Ceramic analyst Hunter Claypatch conducted his doctoral research on ceramic technology from northern Sonora and spent several months living in the town of Trincheras, Sonora. Here, he highlights the region’s rich archaeology and culture (and tacos).
Cerro de Trincheras is a terraced volcanic archaeological site located within the town of Trincheras, Sonora. Sadly, although this site is considered one of the most important archaeological sites in northern Mexico, folks from north of the border seldom make the 3 ½ hour drive from Tucson to pay it a visit.
Between 2019 and 2022, I spent over fifteen months living in Trincheras for my dissertation research. During this time, I gained a love for the region’s archaeology, the modern town of Trincheras, and for the deep understanding that local community holds for their landscape and archaeological past. I also returned to Tucson with my second Sonoran cat, Misha.
Trincheras is a small town, made up of less than 2,000 inhabitants and known for cattle raising and famous cheese making. If you visit, be prepared for some wonderful carne asada and quesadillas! The town is located along the Rio Magdalena, a river that has provided local inhabitants with dependable water for thousands of years. Since its formal establishment in the late 1700s, the town has moved to avoid the river’s floodplain. If you look carefully on the outskirts of Trincheras, you’ll encounter the remains of historic structures and the old cemetery. Trincheras purportedly was also home to Joaquin Murrieta, the nineteenth century Robin Hood-like character of northern Mexico and inspiration for the fictional character Zorro. Every year, a local festival is held in his honor and many residents of Trincheras still bear his last name.
As you approach Trincheras, the prominent archaeological site of Cerro de Trincheras is clearly visible. The site is comprised of over 900 terraces, a cremation cemetery at the base of the hill, and several prominent structures—including El Caracol, which is located at the very top. Cerro de Trincheras was first described by Europeans in the late seventeenth century. The name derives from seventeenth century Spanish, where “trincheras” was used as a term for fortifications (not the modern translation of “terraces”).
Over the next 300 years, Cerro de Trincheras was occasionally described by geographers and archaeologists before becoming the ‘type site’ for the precolonial Trincheras tradition. It was not until the 1990s that a binational archaeological team conducted the first formal investigations. This research demonstrated that the site was primarily occupied between 1300 and 1450 CE, with extensive evidence that the residents lived with a social hierarchy, craft specialization, and long-distance trade.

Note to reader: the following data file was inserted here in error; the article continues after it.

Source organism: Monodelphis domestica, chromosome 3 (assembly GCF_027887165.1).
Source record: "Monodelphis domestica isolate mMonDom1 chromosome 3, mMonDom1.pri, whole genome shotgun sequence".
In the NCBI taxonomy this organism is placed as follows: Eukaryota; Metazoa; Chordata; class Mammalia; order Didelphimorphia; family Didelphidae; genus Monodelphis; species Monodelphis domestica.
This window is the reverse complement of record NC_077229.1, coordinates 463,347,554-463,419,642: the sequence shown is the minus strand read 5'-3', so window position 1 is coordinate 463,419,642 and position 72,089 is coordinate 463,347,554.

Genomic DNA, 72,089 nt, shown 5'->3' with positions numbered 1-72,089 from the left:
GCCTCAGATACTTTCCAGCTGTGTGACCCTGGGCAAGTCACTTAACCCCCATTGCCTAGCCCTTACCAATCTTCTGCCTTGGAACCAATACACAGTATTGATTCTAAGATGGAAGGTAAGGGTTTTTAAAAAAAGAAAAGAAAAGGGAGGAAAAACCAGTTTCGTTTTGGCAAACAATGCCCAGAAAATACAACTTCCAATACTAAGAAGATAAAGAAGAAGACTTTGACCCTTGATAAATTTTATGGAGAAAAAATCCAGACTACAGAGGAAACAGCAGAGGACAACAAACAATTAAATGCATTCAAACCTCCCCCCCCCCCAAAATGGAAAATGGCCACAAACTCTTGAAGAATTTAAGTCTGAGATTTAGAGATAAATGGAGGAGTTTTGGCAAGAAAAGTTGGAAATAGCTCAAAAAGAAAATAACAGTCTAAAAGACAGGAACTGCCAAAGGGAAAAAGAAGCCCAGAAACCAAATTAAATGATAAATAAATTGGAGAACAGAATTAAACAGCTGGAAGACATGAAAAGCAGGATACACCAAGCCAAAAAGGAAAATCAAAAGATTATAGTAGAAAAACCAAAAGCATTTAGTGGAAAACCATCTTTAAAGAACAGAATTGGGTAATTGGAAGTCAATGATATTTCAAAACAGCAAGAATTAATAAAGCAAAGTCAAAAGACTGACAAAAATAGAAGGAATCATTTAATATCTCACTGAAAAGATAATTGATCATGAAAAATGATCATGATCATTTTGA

In 2011, Centro INAH Sonora opened a public museum, curation facility, and laboratory at the base of Cerro de Trincheras. A nearby research house also serves as a home for visiting researchers or excavation crews. This museum, formally called Centro de Visitantes de la Zona Arqueológica Cerro de Trincheras, is one of only two on-site museums in the state of Sonora. It houses a wonderful permanent exhibit which showcases the history of the precolonial Trincheras tradition and the excavation history at the site. Elsewhere, large rotating galleries have showcased countless exhibits—including local participation in archaeological research, traveling photography, and the fossil remains of a nearly complete mammoth!
An interpretive trail was also constructed for visitors to travel up the site. It can be a bit of a scramble to the top of the hill, but once there you’ll gain a wonderful view of the town, El Caracol, and the vast expanse in every direction.
Although Cerro de Trincheras may be the most famous archaeological site in the area, it is far from the only one. The sprawling site of La Playa is located only a few kilometers away. La Playa is primarily known for occupation during the Early Agricultural Period (2100 BCE-50 CE), but has evidence of continued occupation spanning several thousand years. If you walk anywhere on the site, you’ll encounter beautiful purple-painted pottery fragments and shell jewelry fragments that were traded in from the Sea of Cortez.
Even closer to Cerro de Trincheras is Cerro La Nana, another terraced volcanic site with beautiful petroglyphs. No formal excavations have been done at Cerro La Nana, but surface collections suggest that it was occupied before Cerro de Trincheras. Both La Playa and Cerro La Nana are accessible, but you will need one of the museum’s staff, or an employee of Centro INAH Sonora, to take you.
The rich archaeological past within Trincheras is the source of great pride to the local community. Local school groups are taught of the importance of archaeological preservation and, unlike in the Southwestern United States, locals often assist with excavations or artifact processing. This has created a community that is extremely knowledgeable about their archaeological past.
Although most tourists travel to Trincheras to visit Cerro de Trincheras, there is plenty to do while you’re there … especially if you visit during the town’s feast days for San Raphael in October. During this time, the town is bustling with live music, vendors, and horse races. At any time of year, be sure to have some of Don Ricardo’s carne asada tacos in the second plaza … you won’t be disappointed!